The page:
You may just want to sit tight and keep an eye on it for a little while.

Note - if you're over-filling the surge tank, it will push out the excess when hot. The correct level for it is about half-full, not brim-full......

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I used bars "golden seal" and mixed it with coolant to make a slurry and poured it into my surge tank and than added the coolant i had drained from the radiator. i am sure it got into the cooling system.

I wouldn't do this again, I would put it directly into your radiator. When you get a chance take the cap off and see if its clogged at all. I believe the concern is that it will affect the cap, but I am not 100% sure about that... Plus it may create a sedement in the tank.. Maybe the way you did it by pouring coolant afterward minimized any problems...

Maybe Guru will confirm my concerns about putting the supplement into the tank.

Early on sailors navigated by the stars at night and the North star became the symbol for finding ones way home. Once you know where the Northstar is you can point your ship in the right direction to get home. So the star became a symbol for finding ones way home or more symbolically even finding ones path in life.

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I would disconnect the line from the surge tank and flush out the bar's leaks as it will do nothing in the surge tank as it is a low circulation area. The proper location to add the tablets is the lower radiator hose.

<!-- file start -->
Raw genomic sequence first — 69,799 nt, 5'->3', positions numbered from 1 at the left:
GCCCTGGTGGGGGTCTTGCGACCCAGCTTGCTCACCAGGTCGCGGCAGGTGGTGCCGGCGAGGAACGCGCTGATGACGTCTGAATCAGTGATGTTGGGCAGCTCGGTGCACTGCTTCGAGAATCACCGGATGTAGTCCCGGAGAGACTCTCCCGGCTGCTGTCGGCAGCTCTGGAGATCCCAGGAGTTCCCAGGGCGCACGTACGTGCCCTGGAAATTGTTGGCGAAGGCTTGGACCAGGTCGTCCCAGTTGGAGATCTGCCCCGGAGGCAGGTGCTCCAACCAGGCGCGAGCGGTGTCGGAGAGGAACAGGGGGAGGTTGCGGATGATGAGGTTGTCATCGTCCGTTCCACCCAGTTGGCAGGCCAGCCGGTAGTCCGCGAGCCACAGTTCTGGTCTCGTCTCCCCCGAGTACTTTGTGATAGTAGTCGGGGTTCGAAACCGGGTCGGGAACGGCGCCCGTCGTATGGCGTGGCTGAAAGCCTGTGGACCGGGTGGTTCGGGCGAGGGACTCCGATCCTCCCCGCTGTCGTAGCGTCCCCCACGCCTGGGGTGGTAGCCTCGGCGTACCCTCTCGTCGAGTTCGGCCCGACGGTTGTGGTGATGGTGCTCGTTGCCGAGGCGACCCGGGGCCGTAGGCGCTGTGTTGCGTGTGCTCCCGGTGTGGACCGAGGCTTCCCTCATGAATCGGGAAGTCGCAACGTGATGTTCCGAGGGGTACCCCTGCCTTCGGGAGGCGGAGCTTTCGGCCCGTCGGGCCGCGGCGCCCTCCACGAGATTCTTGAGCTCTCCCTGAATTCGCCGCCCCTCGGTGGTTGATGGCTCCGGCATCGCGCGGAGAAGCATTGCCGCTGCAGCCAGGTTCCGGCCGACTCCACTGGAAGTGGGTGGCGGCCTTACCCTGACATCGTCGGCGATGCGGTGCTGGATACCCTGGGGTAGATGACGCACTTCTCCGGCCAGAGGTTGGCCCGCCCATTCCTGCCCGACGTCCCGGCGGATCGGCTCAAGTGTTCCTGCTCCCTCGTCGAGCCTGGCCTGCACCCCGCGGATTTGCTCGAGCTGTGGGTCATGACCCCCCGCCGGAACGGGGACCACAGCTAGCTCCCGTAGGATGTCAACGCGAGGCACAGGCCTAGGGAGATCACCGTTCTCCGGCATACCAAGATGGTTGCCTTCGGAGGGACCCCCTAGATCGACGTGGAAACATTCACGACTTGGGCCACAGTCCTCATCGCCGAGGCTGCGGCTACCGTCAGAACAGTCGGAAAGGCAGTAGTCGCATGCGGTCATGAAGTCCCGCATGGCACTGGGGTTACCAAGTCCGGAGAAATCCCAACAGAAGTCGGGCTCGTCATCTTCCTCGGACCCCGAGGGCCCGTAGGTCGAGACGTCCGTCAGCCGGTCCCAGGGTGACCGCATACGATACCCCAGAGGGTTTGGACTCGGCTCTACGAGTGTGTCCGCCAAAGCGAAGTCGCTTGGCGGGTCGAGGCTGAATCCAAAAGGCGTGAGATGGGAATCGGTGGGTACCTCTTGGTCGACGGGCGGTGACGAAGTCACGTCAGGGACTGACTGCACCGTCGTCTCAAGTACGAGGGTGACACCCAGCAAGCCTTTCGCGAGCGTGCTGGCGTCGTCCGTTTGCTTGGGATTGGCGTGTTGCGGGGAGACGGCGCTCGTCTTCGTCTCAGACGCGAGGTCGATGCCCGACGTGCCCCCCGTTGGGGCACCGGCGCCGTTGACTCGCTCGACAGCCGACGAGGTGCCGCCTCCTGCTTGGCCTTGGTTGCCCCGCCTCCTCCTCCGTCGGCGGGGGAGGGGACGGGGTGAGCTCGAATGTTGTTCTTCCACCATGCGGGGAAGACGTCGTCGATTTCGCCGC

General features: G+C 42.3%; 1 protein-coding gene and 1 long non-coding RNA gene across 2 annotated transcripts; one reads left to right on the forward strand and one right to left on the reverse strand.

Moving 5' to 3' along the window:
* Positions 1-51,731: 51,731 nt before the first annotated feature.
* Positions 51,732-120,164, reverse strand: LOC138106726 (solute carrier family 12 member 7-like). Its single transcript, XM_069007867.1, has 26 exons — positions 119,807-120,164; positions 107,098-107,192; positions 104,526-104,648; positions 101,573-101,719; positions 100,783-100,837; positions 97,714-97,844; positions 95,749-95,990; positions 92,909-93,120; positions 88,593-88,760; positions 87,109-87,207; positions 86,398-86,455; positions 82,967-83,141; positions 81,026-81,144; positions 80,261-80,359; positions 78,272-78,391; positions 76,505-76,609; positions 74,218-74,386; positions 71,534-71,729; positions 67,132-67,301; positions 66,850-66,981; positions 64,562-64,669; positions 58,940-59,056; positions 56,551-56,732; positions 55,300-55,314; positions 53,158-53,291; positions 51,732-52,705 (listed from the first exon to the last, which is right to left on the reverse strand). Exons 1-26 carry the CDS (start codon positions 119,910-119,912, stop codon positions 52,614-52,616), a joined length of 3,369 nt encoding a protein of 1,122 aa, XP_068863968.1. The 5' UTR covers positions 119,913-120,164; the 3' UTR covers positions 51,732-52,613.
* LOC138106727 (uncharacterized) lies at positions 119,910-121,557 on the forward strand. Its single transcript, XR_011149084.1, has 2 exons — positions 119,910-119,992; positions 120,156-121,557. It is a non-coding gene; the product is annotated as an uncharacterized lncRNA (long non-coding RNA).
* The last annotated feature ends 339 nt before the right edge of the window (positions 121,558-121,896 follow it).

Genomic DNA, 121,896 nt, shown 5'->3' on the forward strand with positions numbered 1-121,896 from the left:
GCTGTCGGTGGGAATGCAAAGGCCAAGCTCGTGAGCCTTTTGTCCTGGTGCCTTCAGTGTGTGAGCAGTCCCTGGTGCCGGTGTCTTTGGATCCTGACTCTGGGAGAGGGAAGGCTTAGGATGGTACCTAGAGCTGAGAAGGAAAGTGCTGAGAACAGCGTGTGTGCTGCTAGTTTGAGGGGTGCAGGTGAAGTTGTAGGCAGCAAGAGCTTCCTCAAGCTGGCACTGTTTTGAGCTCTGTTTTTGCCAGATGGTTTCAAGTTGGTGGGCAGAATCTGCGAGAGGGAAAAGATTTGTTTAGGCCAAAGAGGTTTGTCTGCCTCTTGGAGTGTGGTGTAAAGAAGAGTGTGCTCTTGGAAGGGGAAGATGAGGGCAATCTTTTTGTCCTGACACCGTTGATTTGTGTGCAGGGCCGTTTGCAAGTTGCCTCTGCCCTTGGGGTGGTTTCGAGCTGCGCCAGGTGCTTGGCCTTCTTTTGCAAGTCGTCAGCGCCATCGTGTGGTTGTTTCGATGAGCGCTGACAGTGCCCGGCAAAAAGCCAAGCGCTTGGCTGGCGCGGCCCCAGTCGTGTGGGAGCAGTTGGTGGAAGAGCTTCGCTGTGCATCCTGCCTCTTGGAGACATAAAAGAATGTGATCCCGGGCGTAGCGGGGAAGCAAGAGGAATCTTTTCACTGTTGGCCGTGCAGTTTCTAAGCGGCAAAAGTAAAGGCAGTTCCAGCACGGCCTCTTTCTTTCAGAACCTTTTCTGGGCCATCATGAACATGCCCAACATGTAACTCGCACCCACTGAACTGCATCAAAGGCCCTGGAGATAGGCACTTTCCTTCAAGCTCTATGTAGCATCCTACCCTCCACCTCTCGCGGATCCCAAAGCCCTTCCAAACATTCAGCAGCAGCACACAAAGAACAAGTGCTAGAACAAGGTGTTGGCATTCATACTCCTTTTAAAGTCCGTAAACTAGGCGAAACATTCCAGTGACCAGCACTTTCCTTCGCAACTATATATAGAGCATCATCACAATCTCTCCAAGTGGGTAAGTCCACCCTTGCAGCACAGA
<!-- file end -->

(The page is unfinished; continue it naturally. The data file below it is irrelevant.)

Kevin
'93 Fleetwood Brougham
'05 Deville
'04 Deville
2013 Silverado Z71

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yes the surge tank may be a low circulation area but if I drained out a gallon of coolant from the radiator before i changed the hoses and than added the "slurry" to the surge tank and than poured in over 1 gallon of coolant I would have to believe most if not all of the sealer was washed/flushed into the cooling system. how do you add the tablets to the lower radiator hose on a full system without making a flippin mess?

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yes the surge tank may be a low circulation area but if I drained out a gallon of coolant from the radiator before i changed the hoses and than added the "slurry" to the surge tank and than poured in over 1 gallon of coolant I would have to believe most if not all of the sealer was washed/flushed into the cooling system. how do you add the tablets to the lower radiator hose on a full system without making a flippin mess?

I agree with you on the lower hose, that is why I use the upper hose and crush the tabs...

Early on sailors navigated by the stars at night and the North star became the symbol for finding ones way home. Once you know where the Northstar is you can point your ship in the right direction to get home. So the star became a symbol for finding ones way home or more symbolically even finding ones path in life.

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Pressure test anyone?

I suffered a similar mystery with my baby last year. Weeks of unexplained loss of coolant were followed by the sudden failure of the water pump. Interestingly, I got to test Cadillac's run-dry feature. Neat! Got me home.

Apparently, the leak only occurred under speed.

Regards,

Warren

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There is no means of avoiding the final collapse of a boom brought about by credit expansion. The alternative is only whether the crisis should come sooner as the result of a voluntary abandonment of further credit expansion, or later as a final and total catastrophe of the currency system involved. - Ludwig von Mises